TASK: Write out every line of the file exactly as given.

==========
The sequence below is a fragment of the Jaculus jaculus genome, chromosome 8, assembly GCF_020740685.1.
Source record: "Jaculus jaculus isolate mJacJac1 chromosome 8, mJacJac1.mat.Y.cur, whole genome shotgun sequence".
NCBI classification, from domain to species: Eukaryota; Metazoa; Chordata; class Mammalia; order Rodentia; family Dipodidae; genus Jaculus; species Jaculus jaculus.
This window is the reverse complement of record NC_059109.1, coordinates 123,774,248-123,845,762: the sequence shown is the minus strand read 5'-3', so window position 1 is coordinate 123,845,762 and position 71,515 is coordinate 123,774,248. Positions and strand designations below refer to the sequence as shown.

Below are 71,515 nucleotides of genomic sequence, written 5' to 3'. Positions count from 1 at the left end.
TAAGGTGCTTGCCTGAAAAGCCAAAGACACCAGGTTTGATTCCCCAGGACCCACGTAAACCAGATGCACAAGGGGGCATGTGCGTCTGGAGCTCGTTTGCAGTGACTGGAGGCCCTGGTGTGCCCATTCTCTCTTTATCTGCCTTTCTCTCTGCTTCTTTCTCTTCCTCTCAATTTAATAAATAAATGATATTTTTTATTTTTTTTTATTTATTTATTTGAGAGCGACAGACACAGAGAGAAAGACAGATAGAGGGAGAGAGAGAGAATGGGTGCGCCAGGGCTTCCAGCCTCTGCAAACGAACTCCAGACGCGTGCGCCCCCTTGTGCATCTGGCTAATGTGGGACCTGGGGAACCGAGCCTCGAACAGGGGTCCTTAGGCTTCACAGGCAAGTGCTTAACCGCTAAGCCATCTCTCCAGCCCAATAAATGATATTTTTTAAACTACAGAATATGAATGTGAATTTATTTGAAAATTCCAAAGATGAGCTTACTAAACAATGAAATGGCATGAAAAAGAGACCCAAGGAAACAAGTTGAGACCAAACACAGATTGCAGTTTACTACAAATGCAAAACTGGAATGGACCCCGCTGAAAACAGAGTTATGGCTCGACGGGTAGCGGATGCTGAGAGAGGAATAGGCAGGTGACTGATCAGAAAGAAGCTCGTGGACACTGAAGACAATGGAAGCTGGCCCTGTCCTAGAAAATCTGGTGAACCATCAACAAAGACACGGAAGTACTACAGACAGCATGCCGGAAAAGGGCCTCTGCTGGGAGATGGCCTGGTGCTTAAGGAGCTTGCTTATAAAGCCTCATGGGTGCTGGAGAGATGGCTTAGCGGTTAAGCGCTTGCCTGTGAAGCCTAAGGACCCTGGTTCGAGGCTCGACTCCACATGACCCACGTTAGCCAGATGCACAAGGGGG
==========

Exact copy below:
The sequence below is a fragment of the Jaculus jaculus genome, chromosome 8, assembly GCF_020740685.1.
Source record: "Jaculus jaculus isolate mJacJac1 chromosome 8, mJacJac1.mat.Y.cur, whole genome shotgun sequence".
NCBI classification, from domain to species: Eukaryota; Metazoa; Chordata; class Mammalia; order Rodentia; family Dipodidae; genus Jaculus; species Jaculus jaculus.
This window is the reverse complement of record NC_059109.1, coordinates 123,774,248-123,845,762: the sequence shown is the minus strand read 5'-3', so window position 1 is coordinate 123,845,762 and position 71,515 is coordinate 123,774,248. Positions and strand designations below refer to the sequence as shown.

Below are 71,515 nucleotides of genomic sequence, written 5' to 3'. Positions count from 1 at the left end.
TAAGGTGCTTGCCTGAAAAGCCAAAGACACCAGGTTTGATTCCCCAGGACCCACGTAAACCAGATGCACAAGGGGGCATGTGCGTCTGGAGCTCGTTTGCAGTGACTGGAGGCCCTGGTGTGCCCATTCTCTCTTTATCTGCCTTTCTCTCTGCTTCTTTCTCTTCCTCTCAATTTAATAAATAAATGATATTTTTTATTTTTTTTTATTTATTTATTTGAGAGCGACAGACACAGAGAGAAAGACAGATAGAGGGAGAGAGAGAGAATGGGTGCGCCAGGGCTTCCAGCCTCTGCAAACGAACTCCAGACGCGTGCGCCCCCTTGTGCATCTGGCTAATGTGGGACCTGGGGAACCGAGCCTCGAACAGGGGTCCTTAGGCTTCACAGGCAAGTGCTTAACCGCTAAGCCATCTCTCCAGCCCAATAAATGATATTTTTTAAACTACAGAATATGAATGTGAATTTATTTGAAAATTCCAAAGATGAGCTTACTAAACAATGAAATGGCATGAAAAAGAGACCCAAGGAAACAAGTTGAGACCAAACACAGATTGCAGTTTACTACAAATGCAAAACTGGAATGGACCCCGCTGAAAACAGAGTTATGGCTCGACGGGTAGCGGATGCTGAGAGAGGAATAGGCAGGTGACTGATCAGAAAGAAGCTCGTGGACACTGAAGACAATGGAAGCTGGCCCTGTCCTAGAAAATCTGGTGAACCATCAACAAAGACACGGAAGTACTACAGACAGCATGCCGGAAAAGGGCCTCTGCTGGGAGATGGCCTGGTGCTTAAGGAGCTTGCTTATAAAGCCTCATGGGTGCTGGAGAGATGGCTTAGCGGTTAAGCGCTTGCCTGTGAAGCCTAAGGACCCTGGTTCGAGGCTCGACTCCACATGACCCACGTTAGCCAGATGCACAAGGGGG